3.1.2 Seismic Transients Recorded at Cotopaxi

The classification of transients detailed above includes, for a similarity threshold of 0.85, the presence of 427 families including more than 5 events, 90 including more than 20 events, and 5 with more than 1,000 events. Figure 3 shows examples of such families. Furthermore, we determined four characteristic types of temporal evolutions of the number of events in these families through time. Examples of these typical distributions are given in Figure 4.

Details are in the caption following the image
Examples of three families of similar events. (a) Normalized waveforms for a family of ice quakes (IQs; 001.85), long-period seismic events (LPs; 005.85), and volcano tectonic events (VTs; 030.80). (b) Respective average spectra for waveforms shown in plot a, corresponding to a summing of spectra of individual similar events. (c) Histograms of amplitude ratios between the amplitudes at stations BREF (2.4 km from the summit) and BTAM (4.5 km). Black histograms show all amplitude ratios, while red ones show amplitude ratios when amplitude at BREF is higher than 1.65 μm/s.
Details are in the caption following the image
Characteristic temporal evolutions of families. Left plot: Examples of cumulative number of events for 18 families belonging to the four typical types of temporal evolutions. Color code is same as in Figure 2. The main period of tremor starts on 4 June (3′) and ends on 11 September (5′). Red line indicates the hydromagmatic explosions on 14 August. Right plot: Stacked waveforms at station BREF for these 18 families. IQ = ice quake; LP = long-period seismic event; VT = volcano tectonic event.

The first and most common type of temporal evolution (type 1) corresponds to families that are not specifically related to the 2015 eruptive activity of Cotopaxi. In particular, several families in this type, including up to 6,600 events, are constantly active during the entire period 2013–2015, at a rather constant rate. Those families include events clearly observed at station BREF that commonly have very small amplitudes or are not visible at the other stations. Amplitude ratios BREF/BTAM are typically widely spread around a value of ~10, corresponding to shallow sources. We consider these events to be IQs originating in the glacier that covers the summit of the volcano. This suggests that a large part the background seismicity corresponds to IQs. This seismicity was undetectable from June to August because of the presence of tremor and elevated background noise that prevented its detection. It reappeared in September when tremor diminished. Among these type-1 families, the third largest one differs from the others. It includes events that are clearly recorded at all stations of the network, mostly between mid-August 2013 and mid-March 2014. Its amplitude-ratio histogram also differs with a peak around 2.0–2.5, similarly to type-2 families detailed below, suggesting it groups LPs rather than IQs.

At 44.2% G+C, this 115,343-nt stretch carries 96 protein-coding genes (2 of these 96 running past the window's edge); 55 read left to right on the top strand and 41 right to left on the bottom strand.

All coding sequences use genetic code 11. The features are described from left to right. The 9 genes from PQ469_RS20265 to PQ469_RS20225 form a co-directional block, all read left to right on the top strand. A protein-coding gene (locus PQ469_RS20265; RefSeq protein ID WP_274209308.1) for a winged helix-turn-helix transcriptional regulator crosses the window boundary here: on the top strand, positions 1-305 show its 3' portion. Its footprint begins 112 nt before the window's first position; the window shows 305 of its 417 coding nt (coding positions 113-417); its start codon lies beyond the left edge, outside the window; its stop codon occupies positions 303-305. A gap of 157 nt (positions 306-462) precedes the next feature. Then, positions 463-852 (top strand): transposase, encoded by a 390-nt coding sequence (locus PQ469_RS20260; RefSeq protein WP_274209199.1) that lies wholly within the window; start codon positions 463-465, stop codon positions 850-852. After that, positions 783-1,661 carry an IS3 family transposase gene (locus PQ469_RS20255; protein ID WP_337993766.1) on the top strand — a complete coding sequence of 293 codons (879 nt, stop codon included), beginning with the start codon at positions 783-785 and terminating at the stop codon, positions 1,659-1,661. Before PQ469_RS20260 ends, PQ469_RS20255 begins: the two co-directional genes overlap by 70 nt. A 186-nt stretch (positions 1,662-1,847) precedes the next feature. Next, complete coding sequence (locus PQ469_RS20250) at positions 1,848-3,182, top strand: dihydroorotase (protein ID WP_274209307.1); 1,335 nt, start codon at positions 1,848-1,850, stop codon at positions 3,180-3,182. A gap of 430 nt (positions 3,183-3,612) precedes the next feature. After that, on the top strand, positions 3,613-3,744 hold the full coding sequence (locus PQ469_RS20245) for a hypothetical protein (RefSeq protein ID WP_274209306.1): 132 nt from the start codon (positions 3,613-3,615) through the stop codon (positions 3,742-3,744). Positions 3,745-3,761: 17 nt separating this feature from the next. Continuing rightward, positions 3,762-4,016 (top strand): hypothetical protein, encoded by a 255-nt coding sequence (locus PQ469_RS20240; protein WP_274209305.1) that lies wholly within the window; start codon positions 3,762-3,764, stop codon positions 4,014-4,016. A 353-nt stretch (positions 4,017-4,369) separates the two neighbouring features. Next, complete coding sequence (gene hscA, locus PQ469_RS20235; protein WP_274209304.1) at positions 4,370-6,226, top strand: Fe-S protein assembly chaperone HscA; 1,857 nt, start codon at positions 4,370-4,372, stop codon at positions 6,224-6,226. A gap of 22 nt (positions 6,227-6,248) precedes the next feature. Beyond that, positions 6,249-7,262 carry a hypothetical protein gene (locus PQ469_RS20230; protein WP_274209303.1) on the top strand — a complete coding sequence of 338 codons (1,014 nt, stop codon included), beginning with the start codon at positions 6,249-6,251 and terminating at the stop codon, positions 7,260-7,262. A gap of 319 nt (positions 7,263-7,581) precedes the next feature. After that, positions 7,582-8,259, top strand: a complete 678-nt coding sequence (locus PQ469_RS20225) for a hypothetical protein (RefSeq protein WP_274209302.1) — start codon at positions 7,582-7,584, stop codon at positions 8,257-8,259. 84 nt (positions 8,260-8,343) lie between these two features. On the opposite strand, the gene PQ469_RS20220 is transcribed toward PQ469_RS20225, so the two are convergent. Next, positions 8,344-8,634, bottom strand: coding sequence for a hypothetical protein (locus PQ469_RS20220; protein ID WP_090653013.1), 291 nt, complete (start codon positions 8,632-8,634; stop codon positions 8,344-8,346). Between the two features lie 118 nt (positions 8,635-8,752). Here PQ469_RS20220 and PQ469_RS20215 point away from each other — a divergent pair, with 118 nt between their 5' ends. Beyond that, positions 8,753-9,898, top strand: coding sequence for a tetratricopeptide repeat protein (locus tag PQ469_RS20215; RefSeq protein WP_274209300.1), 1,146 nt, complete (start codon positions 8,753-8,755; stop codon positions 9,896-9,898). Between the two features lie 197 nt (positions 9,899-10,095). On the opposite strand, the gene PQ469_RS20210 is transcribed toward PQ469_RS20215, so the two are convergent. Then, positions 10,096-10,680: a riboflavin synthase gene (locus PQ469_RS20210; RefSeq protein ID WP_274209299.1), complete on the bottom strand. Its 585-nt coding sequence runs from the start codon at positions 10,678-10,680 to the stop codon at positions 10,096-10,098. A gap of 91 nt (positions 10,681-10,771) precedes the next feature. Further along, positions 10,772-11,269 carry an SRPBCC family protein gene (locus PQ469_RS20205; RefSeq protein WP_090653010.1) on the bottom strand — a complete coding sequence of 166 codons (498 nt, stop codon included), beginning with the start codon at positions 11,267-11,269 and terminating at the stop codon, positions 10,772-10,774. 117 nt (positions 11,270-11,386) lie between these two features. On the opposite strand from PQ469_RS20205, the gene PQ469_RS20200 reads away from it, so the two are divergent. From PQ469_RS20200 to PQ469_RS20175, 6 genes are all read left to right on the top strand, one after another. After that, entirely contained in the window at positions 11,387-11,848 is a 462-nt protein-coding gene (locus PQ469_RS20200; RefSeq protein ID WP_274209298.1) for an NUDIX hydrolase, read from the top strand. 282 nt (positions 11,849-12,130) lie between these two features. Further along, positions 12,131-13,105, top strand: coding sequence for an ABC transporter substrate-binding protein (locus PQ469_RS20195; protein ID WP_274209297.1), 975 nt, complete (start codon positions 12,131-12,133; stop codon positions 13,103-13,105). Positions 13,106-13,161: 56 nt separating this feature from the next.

Type-2 families are active in April and May 2015 only. At correlation threshold 0.85, we identify several of them. All families included events that are well recorded by most of the stations and have amplitude-ratio histograms peaking around 2–3, suggesting sources with a reduced spatial extent at depths below the summit. These families include most of the larger events recorded during this period. Hereafter, we name these events LPs as they are directly related to the volcanic activity and lack clear P and S arrivals. However, we note that their spectral content, which peaks up to 5–7 Hz with little energy below 2.5 Hz, differs from LPs as defined by Chouet (1996).

Type-3 families are those mostly active on 13 and 14 August 2015, before and during the first hydromagmatic explosions. The classification of the detected events for August identifies a small number of families. At the correlation threshold of 0.80 we identify five families of VTs that are active on 13 and 14 August (030.80, 140.80, 268.80, and 395.80 in Figure 5). On 13 August, these families start their activity around 22h00 UTC, several hours before the first explosion at 09h02 on 14 August (Bernard et al., 2016). Their activity vanishes at 19h00, just after the third explosion mentioned by Bernard et al. (2016) on this same day. During this time, a total of 73 events were detected by matched filtering at a threshold of 0.70 and 144 at a threshold of 0.60. While proper locations could not be obtained at this point because of their small amplitude, these events appear to originate from below the summit at shallow depth (few kilometers). Additionally, we note the presence during this same period of activity of at least two families (families 057.85 and 102.85 in Figure 5, for example) of LPs or events that may be related to venting processes.

Details are in the caption following the image